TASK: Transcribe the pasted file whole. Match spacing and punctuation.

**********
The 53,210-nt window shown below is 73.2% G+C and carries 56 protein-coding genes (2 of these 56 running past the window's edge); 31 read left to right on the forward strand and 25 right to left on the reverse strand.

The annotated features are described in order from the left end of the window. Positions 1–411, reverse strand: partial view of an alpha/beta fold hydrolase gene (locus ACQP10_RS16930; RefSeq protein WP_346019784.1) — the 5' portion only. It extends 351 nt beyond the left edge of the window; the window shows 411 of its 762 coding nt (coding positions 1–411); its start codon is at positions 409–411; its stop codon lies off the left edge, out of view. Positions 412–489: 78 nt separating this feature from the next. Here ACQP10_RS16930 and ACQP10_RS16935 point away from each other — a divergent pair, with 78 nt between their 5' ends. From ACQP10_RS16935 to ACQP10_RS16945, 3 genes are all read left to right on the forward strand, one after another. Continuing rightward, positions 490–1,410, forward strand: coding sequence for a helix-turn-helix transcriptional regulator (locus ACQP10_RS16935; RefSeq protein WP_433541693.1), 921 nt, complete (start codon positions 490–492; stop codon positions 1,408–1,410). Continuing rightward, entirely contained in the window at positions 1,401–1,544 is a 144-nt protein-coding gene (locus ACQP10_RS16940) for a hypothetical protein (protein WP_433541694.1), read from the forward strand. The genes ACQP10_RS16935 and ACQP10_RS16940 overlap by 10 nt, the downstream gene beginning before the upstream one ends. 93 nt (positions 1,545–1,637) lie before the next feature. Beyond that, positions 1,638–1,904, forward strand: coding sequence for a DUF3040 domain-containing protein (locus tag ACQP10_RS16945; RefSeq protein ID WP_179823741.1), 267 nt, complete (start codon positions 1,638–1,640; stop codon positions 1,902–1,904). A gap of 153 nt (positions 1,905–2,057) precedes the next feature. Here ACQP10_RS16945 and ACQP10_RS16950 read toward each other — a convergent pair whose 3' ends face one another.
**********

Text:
The 53,210-nt window shown below is 73.2% G+C and carries 56 protein-coding genes (2 of these 56 running past the window's edge); 31 read left to right on the forward strand and 25 right to left on the reverse strand.

The annotated features are described in order from the left end of the window. Positions 1–411, reverse strand: partial view of an alpha/beta fold hydrolase gene (locus ACQP10_RS16930; RefSeq protein WP_346019784.1) — the 5' portion only. It extends 351 nt beyond the left edge of the window; the window shows 411 of its 762 coding nt (coding positions 1–411); its start codon is at positions 409–411; its stop codon lies off the left edge, out of view. Positions 412–489: 78 nt separating this feature from the next. Here ACQP10_RS16930 and ACQP10_RS16935 point away from each other — a divergent pair, with 78 nt between their 5' ends. From ACQP10_RS16935 to ACQP10_RS16945, 3 genes are all read left to right on the forward strand, one after another. Continuing rightward, positions 490–1,410, forward strand: coding sequence for a helix-turn-helix transcriptional regulator (locus ACQP10_RS16935; RefSeq protein WP_433541693.1), 921 nt, complete (start codon positions 490–492; stop codon positions 1,408–1,410). Continuing rightward, entirely contained in the window at positions 1,401–1,544 is a 144-nt protein-coding gene (locus ACQP10_RS16940) for a hypothetical protein (protein WP_433541694.1), read from the forward strand. The genes ACQP10_RS16935 and ACQP10_RS16940 overlap by 10 nt, the downstream gene beginning before the upstream one ends. 93 nt (positions 1,545–1,637) lie before the next feature. Beyond that, positions 1,638–1,904, forward strand: coding sequence for a DUF3040 domain-containing protein (locus tag ACQP10_RS16945; RefSeq protein ID WP_179823741.1), 267 nt, complete (start codon positions 1,638–1,640; stop codon positions 1,902–1,904). A gap of 153 nt (positions 1,905–2,057) precedes the next feature. Here ACQP10_RS16945 and ACQP10_RS16950 read toward each other — a convergent pair whose 3' ends face one another.